Students notice how and where energy is wasted on this campus. Lights in the CAC and Hodson Hall are left on all night; sprinklers are running during rainstorms; leaf blowers are used on windy days; most dorm rooms can’t control their heating or cooling units; and computers in academic buildings are usually left on all night long. What is accepted as college policy is considered wasteful by most college students.
The Elm covered the George Goes Green movement that is far past its prime for a reason. Officials claim that “George Goes Green” is alive and well, but currently it’s simply smoke and mirrors. It seems to be a fact that no one wants to admit.
The core problem lies in the fact that there’s no incentive to care. There will be no short-term benefits to making changes to reduce energy usage, and it’s easy to lose steam for a community-wide and long-term movement. Should students be required to figure out kilowatt usage in between studying and writing term papers? And what reward does it give us to break a sweat over frustrating numbers?
The Center for Environment and Society, for example, is a strong presence under the college’s umbrella, but their role isn’t clear to the community, and they are estranged from faculty. CES can’t shoulder the entire George Goes Green movement themselves. WC needs at least a director of sustainability, and a community to back this leader up.
Yet about 4.5 percent of the college’s operating budget is spent on energy costs, which doesn’t seem like a large portion, but WC’s energy costs was close to $2.5 million dollars in 2009. Electricity accounts for 62 percent of the college’s greenhouse gas emissions; those lights in Hodson Hall are costing more than most would think.
Recognizing the waste is one step, thinking of and implementing solutions is another. It’s a big misconception that slapping on solar panels will solve the problem. In actuality, it’s a lot more affordable to reduce the electrical load instead of justifying an increased consumption via more solar panels. We as a community need to be aware of the amount of electricity each building uses per month, and take small, realistic steps to reduce that amount.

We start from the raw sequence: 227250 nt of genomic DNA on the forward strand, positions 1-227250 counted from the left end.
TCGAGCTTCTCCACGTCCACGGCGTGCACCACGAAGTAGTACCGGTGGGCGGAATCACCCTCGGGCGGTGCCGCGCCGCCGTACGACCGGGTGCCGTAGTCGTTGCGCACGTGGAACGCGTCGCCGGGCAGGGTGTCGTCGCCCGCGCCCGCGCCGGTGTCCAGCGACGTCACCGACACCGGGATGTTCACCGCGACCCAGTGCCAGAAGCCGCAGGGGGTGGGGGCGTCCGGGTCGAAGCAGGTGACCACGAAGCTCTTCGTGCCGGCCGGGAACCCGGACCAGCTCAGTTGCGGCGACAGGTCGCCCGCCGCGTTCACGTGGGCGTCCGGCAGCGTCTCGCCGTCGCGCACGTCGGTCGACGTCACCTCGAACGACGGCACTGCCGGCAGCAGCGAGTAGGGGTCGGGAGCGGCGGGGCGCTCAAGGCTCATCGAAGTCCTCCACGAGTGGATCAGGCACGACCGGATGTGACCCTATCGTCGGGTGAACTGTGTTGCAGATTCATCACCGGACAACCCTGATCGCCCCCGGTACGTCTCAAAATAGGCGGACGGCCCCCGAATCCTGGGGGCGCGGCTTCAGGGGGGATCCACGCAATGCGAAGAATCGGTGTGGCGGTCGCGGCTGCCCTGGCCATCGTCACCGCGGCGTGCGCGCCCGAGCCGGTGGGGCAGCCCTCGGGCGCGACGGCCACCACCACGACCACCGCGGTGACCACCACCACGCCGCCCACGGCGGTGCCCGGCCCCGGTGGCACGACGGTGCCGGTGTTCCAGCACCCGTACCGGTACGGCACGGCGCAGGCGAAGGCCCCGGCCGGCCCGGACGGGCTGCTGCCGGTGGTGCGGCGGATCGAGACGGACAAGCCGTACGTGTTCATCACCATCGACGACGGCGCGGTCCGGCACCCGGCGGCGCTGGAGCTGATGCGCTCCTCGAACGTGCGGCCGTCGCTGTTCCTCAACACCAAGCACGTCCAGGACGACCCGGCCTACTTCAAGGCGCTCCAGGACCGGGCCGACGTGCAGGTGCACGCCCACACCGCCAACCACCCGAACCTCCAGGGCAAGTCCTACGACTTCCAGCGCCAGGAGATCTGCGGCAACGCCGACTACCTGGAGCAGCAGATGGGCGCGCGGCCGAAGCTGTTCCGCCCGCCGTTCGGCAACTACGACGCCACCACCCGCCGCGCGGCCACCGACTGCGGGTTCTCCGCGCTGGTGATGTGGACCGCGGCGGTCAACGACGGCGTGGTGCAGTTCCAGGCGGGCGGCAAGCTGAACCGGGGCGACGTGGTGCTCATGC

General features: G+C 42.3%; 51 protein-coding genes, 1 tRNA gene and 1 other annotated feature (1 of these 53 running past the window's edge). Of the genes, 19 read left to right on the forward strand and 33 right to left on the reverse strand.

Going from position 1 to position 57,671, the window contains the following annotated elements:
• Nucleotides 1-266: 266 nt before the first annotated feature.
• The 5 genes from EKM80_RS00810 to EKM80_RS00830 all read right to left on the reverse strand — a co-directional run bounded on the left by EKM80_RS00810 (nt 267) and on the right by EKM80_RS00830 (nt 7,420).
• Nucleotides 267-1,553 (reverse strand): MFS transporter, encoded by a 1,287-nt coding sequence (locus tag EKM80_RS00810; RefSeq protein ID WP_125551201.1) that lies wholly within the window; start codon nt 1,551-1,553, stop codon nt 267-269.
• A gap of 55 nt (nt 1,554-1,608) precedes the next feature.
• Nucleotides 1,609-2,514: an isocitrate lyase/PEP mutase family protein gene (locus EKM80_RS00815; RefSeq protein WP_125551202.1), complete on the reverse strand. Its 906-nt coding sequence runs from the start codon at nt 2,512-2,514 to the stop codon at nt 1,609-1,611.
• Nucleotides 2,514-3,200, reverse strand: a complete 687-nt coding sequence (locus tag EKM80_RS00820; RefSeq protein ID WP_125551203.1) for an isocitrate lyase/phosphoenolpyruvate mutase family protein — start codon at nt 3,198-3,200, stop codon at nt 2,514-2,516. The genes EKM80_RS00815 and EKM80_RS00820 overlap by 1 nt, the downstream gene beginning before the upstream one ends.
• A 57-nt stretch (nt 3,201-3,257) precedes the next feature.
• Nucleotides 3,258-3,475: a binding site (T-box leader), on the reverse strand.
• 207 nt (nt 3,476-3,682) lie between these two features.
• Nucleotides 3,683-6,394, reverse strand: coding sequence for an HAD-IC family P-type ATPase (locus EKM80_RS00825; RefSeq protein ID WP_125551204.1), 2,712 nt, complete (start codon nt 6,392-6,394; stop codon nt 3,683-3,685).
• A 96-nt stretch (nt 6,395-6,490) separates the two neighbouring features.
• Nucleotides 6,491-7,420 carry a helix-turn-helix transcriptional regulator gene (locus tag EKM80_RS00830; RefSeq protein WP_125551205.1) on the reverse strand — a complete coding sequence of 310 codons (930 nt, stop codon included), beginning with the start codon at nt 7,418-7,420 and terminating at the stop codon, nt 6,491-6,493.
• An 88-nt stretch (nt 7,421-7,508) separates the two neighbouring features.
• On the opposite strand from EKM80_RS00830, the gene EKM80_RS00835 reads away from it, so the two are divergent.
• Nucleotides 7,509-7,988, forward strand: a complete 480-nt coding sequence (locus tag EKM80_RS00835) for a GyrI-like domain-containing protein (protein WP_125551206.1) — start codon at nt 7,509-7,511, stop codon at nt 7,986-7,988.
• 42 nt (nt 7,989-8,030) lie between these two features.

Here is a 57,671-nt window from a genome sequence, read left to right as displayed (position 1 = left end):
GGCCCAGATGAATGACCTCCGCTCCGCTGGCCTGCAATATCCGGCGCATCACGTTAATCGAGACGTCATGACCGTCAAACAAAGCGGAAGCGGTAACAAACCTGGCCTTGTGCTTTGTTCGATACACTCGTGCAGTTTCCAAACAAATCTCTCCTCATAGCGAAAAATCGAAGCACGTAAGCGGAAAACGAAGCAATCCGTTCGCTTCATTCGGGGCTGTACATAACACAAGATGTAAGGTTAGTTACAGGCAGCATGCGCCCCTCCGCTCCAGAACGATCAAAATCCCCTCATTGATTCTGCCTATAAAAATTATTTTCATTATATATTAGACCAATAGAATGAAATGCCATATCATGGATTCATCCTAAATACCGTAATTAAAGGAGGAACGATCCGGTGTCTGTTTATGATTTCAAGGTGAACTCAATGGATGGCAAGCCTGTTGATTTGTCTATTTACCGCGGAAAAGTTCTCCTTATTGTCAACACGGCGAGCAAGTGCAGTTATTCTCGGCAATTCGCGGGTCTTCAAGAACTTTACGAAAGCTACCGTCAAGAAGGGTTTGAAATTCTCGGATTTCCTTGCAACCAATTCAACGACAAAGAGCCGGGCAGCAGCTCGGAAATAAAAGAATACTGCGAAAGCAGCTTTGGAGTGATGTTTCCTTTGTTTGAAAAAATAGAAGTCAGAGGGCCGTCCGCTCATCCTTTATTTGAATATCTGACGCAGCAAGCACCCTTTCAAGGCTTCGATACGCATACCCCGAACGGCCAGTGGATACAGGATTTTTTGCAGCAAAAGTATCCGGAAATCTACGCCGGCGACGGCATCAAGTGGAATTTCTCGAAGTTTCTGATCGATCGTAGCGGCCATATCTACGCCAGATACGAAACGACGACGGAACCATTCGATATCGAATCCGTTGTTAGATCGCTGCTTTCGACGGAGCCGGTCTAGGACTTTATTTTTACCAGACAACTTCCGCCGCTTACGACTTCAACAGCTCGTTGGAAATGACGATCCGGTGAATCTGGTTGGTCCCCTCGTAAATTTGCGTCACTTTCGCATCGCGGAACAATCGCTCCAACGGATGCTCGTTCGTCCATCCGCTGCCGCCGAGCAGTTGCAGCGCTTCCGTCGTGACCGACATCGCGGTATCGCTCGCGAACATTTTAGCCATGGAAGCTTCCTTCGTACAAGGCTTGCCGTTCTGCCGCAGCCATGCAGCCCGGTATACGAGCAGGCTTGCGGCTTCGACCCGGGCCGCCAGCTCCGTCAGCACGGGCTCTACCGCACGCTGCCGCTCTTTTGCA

The geothermal heating in the Chester and Sassafras dorms is a good model for the rest of campus to follow, and we need that same kind of thinking applied towards further innovation. WC is well on its way with the future installation of Miller Library’s new HVAC system, and now we need to think of similar, concrete goals.
If we set a goal of reducing our energy costs by a third over the next ten years, we could use that money (potentially a million dollars per year) towards lowering tuition or increasing faculty salaries. These long-term goals also grow ever more significant as WC plans to increase in size over the next few years; with a larger student population, energy use teeters on an even more delicate balance. People are certainly aware of the energy waste on this campus, and we need to stop and think as we walk by those sprinklers: are we really going green?